How to Avoid False Starts in Your Working Career

The big problem for new people in the job market is getting jobs that fizzle out, go nowhere, and turn out to be the wrong place for them. It's pretty common, as most people who've had a few false starts in their working life can testify. The problem is made worse by situations where getting a job takes priority over getting the job you need to start a career.

Some jobs look OK when you start, but after a while it becomes obvious that they're more traps than jobs. The level of interest wanes, the job becomes static, and the situation turns into a question of what you can do with what you have. There's a real trap here. Skill sets, particularly current skills, by this point are defined by the job, and those skills only take you to other jobs you don't really want.

Prevention measures

There are two ways out of this situation. Prevention and cures. A good way to avoid getting stuck is partly not getting into the situation in the first place. When checking out the jobs you can get, check out not just the job itself, but what it can do for you as a CV entry.

You've found the right place to work if the job includes these aspects:

  • Definite career skills
  • Education in the career you want
  • Obviously valuable experience
  • A reputable employer (for US residents, a name brand industry employer in the Standard and Poor 500 is a definite plus)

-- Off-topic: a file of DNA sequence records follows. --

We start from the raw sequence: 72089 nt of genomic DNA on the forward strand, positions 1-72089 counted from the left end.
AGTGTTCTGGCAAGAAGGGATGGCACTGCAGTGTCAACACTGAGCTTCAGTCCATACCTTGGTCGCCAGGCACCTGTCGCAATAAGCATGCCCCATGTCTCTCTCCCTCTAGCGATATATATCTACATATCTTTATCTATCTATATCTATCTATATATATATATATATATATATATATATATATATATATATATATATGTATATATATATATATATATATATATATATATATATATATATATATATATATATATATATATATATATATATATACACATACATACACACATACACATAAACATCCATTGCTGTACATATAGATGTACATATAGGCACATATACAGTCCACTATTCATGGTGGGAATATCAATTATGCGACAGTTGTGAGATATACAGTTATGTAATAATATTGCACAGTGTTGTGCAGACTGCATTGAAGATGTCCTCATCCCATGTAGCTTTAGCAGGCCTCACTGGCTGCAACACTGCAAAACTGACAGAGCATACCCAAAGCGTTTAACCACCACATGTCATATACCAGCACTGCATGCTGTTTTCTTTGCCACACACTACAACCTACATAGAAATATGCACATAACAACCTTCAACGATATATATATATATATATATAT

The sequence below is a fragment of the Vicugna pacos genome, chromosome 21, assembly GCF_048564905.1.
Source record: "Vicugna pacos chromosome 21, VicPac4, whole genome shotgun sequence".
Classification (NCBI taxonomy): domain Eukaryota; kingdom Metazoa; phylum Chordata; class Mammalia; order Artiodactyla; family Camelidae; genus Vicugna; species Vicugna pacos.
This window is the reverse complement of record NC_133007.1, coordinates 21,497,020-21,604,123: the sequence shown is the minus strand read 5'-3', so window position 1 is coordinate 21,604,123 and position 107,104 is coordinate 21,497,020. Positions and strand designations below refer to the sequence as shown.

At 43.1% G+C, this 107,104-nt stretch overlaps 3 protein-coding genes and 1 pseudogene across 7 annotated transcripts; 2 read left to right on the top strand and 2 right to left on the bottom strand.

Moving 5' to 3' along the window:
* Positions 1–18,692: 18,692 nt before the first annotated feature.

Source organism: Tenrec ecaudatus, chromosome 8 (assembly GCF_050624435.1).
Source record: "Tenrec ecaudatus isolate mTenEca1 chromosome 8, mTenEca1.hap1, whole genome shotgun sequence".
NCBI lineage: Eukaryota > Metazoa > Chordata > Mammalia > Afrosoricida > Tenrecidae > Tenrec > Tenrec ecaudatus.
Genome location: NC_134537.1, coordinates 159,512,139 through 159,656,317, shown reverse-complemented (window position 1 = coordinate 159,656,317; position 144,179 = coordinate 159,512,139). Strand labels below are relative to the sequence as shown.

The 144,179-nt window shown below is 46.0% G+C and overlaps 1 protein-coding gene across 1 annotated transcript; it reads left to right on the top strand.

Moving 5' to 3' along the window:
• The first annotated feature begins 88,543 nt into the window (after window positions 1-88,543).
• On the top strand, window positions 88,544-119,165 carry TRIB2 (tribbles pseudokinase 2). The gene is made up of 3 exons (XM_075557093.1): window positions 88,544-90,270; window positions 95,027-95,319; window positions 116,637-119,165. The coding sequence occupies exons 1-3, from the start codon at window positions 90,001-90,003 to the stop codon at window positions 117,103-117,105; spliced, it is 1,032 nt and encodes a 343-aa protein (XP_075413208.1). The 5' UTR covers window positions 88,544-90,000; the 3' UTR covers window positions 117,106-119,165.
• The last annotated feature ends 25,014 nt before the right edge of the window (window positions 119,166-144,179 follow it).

• A good training program

Cures for false starts

If you're in a job that does nothing for you, the way out is a bit more complex, but it's pretty easy to do. It's really a matter of undoing the damage done by getting stuck. In most jobs, there are possibilities of either developing the job or using it as a way to get training and skills. If not, there are also vocational courses and other jobs related to the basic skill sets in jobs you want.

There's a simple way of planning your escape. Start with the fundamentals of the problem:

  • Where do you want to go?
  • What are your career goals?
  • What do you need to get the jobs you want?
  • What time frames do you need?

You can get training, internships, or other qualifications quite easily. This does mean some hard work and developing a bit of patience, but this approach starts with a personal skills upgrade. Whatever the situation, you've improved your position. You do wind up with the basics of what you need.

The deadly element in a job that prevents you from having a good career is that these jobs get even more restrictive, over time. If you're in a position where your only career assets are old qualifications and experience that don't match what you need to do what you want, the sooner you take action, the better.